Abstract/Details

The relationship among the impostor phenomenon, self -esteem, and gender in high achieving African Americans


2009 2009

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Abstract (summary)

People have a tendency to assume that external success is an indication of internal satisfaction. Additionally, people often believe that if they see an individual as successful that he or she sees self in the same manner. This is not always true. The impostor phenomenon is a psychological construct that occurs in high achieving individuals who, despite their great success, feel fraudulent in certain areas of their lives. The purpose of this quantitative, descriptive, correlational study is to examine the relationship among feelings of fraud, self-esteem, and gender in high achieving African Americans. Specifically, a convenience sample from two mid-western university African American alumni associations was used in this study. A three-part Web-based survey was completed by the participants that included the Clance Impostor Phenomenon Scale, Rosenberg Self-Esteem Scale and a demographic survey. High achieving was defined by an annual income greater than the U.S median average and a profession. Statistically significant findings included the presence of impostor feelings in high achieving African Americans. Findings did not support a relationship among gender, self-esteem, and impostor scores. Recommendations included: differentiating between inner and outer self-esteem, examining motivation and family dynamics.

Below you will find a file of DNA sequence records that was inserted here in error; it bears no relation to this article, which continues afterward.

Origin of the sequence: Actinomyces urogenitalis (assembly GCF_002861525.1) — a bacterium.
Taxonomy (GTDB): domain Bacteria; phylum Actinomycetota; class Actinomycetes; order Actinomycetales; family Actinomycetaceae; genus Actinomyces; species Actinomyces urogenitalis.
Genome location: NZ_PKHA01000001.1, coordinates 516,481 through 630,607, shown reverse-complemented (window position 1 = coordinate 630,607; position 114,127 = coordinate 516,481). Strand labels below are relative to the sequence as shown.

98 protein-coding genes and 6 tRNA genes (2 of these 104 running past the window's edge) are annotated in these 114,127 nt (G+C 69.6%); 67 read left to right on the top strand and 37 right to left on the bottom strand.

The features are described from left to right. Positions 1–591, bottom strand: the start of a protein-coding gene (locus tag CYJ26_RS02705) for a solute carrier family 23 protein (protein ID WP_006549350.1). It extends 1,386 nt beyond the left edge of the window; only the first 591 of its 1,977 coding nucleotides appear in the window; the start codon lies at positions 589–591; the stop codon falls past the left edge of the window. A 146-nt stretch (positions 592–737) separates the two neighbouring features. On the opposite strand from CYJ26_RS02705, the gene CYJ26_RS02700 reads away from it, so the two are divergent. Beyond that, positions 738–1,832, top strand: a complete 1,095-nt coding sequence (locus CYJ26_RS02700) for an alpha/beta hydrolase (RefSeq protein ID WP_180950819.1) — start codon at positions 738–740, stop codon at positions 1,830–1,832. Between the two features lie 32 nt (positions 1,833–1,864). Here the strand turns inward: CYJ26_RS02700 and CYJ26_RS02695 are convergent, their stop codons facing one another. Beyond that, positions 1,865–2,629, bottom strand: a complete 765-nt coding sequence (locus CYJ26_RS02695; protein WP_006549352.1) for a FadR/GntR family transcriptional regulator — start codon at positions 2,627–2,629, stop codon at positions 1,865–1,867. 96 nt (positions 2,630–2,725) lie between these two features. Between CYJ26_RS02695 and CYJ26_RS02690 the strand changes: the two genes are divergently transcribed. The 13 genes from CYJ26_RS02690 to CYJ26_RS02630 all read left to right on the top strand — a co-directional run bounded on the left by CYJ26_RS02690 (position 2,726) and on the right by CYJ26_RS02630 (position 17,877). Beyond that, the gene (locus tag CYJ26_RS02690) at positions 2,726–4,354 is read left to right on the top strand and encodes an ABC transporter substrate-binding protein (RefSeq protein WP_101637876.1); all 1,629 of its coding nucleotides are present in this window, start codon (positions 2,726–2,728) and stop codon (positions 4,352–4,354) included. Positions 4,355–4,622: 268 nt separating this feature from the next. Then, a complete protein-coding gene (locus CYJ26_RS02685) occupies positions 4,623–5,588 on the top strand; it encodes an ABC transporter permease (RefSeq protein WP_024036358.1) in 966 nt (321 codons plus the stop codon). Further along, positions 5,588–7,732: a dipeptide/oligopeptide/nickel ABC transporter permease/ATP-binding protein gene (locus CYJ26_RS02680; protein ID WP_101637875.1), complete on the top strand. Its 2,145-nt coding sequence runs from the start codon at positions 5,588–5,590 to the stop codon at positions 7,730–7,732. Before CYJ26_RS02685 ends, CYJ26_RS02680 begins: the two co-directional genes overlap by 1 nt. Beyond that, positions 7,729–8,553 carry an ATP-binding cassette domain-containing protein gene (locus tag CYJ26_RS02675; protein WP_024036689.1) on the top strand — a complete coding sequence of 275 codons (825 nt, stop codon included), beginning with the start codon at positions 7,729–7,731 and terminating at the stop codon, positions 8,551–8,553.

Indexing (details)


Subject
Black studies;
Clinical psychology;
Personality psychology
Classification
0325: Black studies
0622: Clinical psychology
0625: Personality psychology
Identifier / keyword
Social sciences; Psychology; African-American; Gender; High-achieving; Impostor phenomenon; Self-esteem
Title
The relationship among the impostor phenomenon, self -esteem, and gender in high achieving African Americans
Author
Loury Lomas, Lisa M.
Number of pages
76
Publication year
2009
Degree date
2009
School code
1351
Source
DAI-B 70/02, Dissertation Abstracts International
Place of publication
Ann Arbor
Country of publication
United States
ISBN
9781109049251
Advisor
Kramer, Thomas
Committee member
Chapell, Kelley; Malpass, John
University/institution
Capella University
Department
School of Psychology
University location
United States -- Minnesota
Degree
Ph.D.
Source type
Dissertations & Theses
Language
English
Document type
Dissertation/Thesis
Dissertation/thesis number
3344898
ProQuest document ID
305158645
Copyright
Database copyright ProQuest LLC; ProQuest does not claim copyright in the individual underlying works.
Document URL
http://search.proquest.com/docview/305158645
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